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Abstract: We have learned a great deal about Iraq since the fateful decision to invade the country in 2003. Given academic research on Iraqi society and politics over the past 16 years and hard won lessons from U.S. intervention in Iraq, what what are the lessons learned for contemporary U.S. policymakers? And, crucially, what role should Iraq play in current U.S. foreign policy and its regional strategy toward the Middle East?
Colin H. Kahl Co-director of the Center for International Security and Cooperation, the inaugural Steven C. Házy Senior Fellow at the Freeman Spogli Institute for International Studies, and a Professor, by courtesy, in the Department of Political Science at Stanford University.
Brett McGurk Frank E. and Arthur W. Payne Distinguished Lecturer at the Freeman Spogli Institute and Center for Security and Cooperation at Stanford University.
With moderator: Mark Lynch
Professor of Political Science and International Affairs and Director of Project on Middle East Political Science (POMEPS) at George Washington University
Colin H. Kahl is co-director of the Center for International Security and Cooperation, the inaugural Steven C. Házy Senior Fellow at the Freeman Spogli Institute for International Studies, and a Professor, by courtesy, in the Department of Political Science at Stanford University. He is also a Strategic Consultant to the Penn Biden Center for Diplomacy and Global Engagement.
From October 2014 to January 2017, he was Deputy Assistant to the President and National Security Advisor to the Vice President. In that position, he served as a senior advisor to President Obama and Vice President Biden on all matters related to U.S. foreign policy and national security affairs, and represented the Office of the Vice President as a standing member of the National Security Council Deputies’ Committee. From February 2009 to December 2011, Dr. Kahl was the Deputy Assistant Secretary of Defense for the Middle East at the Pentagon. In this capacity, he served as the senior policy advisor to the Secretary of Defense for Egypt, Iran, Iraq, Israel and the Palestinian territories, Saudi Arabia, Syria, Yemen, and six other countries in the Levant and Persian Gulf region. In June 2011, he was awarded the Secretary of Defense Medal for Outstanding Public Service by Secretary Robert Gates.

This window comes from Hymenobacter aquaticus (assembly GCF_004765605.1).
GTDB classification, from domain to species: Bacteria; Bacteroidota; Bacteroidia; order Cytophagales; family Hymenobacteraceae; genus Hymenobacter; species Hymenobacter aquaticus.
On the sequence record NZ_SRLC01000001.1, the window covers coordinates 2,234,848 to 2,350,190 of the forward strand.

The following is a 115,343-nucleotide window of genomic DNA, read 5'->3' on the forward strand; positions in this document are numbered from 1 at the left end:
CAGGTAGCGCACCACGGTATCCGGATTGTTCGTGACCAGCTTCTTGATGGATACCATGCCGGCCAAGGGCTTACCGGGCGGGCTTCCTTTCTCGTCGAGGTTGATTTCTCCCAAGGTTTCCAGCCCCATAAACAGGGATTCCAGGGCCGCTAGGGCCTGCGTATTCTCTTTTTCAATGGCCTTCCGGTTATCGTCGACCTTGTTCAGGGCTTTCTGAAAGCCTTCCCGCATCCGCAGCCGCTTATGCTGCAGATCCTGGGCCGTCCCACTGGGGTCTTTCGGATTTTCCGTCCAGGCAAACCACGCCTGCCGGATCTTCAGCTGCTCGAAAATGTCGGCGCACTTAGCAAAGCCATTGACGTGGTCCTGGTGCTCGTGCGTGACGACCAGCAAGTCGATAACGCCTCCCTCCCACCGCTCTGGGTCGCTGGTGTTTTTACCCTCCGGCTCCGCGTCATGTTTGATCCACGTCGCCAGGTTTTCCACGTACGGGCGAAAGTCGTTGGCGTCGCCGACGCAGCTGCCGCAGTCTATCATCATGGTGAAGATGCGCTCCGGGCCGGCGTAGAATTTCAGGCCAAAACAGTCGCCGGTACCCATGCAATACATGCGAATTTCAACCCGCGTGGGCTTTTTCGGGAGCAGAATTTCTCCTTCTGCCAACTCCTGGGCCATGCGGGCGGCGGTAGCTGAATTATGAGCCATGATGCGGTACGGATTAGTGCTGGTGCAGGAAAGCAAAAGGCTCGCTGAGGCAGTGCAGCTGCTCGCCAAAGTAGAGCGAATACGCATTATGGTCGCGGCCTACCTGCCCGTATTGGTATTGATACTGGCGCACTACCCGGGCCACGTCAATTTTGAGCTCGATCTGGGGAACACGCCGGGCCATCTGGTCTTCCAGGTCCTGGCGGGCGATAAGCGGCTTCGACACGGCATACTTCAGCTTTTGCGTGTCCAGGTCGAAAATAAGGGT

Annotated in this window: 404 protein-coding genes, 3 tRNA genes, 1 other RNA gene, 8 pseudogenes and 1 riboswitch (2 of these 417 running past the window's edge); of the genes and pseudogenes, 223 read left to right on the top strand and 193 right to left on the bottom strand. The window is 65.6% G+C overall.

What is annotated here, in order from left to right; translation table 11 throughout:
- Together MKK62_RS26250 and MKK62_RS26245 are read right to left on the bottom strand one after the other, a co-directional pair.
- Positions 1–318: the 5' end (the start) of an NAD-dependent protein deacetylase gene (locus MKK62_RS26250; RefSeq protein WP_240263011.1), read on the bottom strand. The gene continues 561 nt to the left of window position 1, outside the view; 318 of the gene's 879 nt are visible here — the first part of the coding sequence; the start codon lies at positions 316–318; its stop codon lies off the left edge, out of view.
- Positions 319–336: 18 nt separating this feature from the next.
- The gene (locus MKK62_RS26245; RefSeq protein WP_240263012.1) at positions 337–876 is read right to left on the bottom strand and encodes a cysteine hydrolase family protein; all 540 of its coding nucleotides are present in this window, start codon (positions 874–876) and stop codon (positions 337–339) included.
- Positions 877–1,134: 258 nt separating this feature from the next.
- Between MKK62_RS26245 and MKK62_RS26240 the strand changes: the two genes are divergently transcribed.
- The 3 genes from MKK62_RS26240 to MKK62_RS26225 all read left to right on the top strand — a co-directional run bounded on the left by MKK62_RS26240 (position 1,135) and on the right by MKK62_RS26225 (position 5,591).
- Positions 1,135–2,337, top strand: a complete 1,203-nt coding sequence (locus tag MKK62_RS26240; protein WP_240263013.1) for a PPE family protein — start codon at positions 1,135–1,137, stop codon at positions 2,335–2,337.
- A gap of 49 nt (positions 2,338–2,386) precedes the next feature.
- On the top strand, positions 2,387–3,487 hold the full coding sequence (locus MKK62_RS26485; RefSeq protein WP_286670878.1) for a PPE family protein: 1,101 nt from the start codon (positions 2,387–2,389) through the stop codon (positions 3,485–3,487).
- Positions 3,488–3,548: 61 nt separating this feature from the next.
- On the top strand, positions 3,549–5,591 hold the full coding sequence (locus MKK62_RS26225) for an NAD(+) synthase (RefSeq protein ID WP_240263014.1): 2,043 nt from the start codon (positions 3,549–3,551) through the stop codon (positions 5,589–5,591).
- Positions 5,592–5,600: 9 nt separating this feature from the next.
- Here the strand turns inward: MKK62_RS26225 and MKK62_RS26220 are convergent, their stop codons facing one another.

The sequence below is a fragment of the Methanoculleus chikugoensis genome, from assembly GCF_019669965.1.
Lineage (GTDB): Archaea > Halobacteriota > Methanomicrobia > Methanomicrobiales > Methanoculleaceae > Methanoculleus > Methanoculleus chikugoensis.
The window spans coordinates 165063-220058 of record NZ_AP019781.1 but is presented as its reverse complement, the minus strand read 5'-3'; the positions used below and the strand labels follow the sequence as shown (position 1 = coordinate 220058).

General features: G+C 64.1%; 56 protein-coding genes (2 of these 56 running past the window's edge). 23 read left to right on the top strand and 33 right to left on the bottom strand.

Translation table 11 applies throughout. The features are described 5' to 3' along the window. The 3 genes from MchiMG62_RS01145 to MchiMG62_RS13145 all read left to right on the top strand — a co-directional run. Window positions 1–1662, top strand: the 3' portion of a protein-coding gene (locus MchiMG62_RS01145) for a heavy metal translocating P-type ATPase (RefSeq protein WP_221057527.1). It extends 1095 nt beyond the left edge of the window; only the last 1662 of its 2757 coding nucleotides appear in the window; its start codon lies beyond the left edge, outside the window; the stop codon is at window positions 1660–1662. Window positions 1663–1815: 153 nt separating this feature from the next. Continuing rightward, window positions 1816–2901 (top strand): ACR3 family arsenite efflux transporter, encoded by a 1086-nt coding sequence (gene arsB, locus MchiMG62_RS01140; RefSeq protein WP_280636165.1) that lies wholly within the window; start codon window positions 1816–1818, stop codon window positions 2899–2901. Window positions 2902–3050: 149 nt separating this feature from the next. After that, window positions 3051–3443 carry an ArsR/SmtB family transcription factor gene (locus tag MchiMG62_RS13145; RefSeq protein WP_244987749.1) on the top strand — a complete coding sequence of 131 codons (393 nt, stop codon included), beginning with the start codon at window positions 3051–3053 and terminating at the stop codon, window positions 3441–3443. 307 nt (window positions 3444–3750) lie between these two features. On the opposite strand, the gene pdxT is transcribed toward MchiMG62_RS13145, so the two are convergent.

From 2007 to 2017 (when not serving in the U.S. government), Dr. Kahl was an assistant and associate professor in the Security Studies Program at Georgetown University's Edmund A. Walsh School of Foreign Service. From 2007 to 2009 and 2012 to 2014, he was also a Senior Fellow at the Center for a New American Security (CNAS), a nonpartisan Washington, DC-based think tank. From 2000 to 2007, he was an assistant professor of political science at the University of Minnesota. In 2005-2006, Dr. Kahl took leave from the University of Minnesota to serve as a Council on Foreign Relations International Affairs Fellow in the Office of the Secretary of Defense, where he worked on issues related to counterinsurgency, counterterrorism, and responses to failed states. In 1997-1998, he was a National Security Fellow at the John M. Olin Institute for Strategic Studies at Harvard University.
Current research projects include a book analyzing American grand strategy in the Middle East in the post-9/11 era. A second research project focuses on the implications of emerging technologies on strategic stability.
He has published numerous articles on international security and U.S. foreign and defense policy in Foreign Affairs, Foreign Policy, International Security, the Los Angeles Times, Middle East Policy, the National Interest, the New Republic, the New York Times, Politico, the Washington Post, and the Washington Quarterly, as well as several reports for CNAS.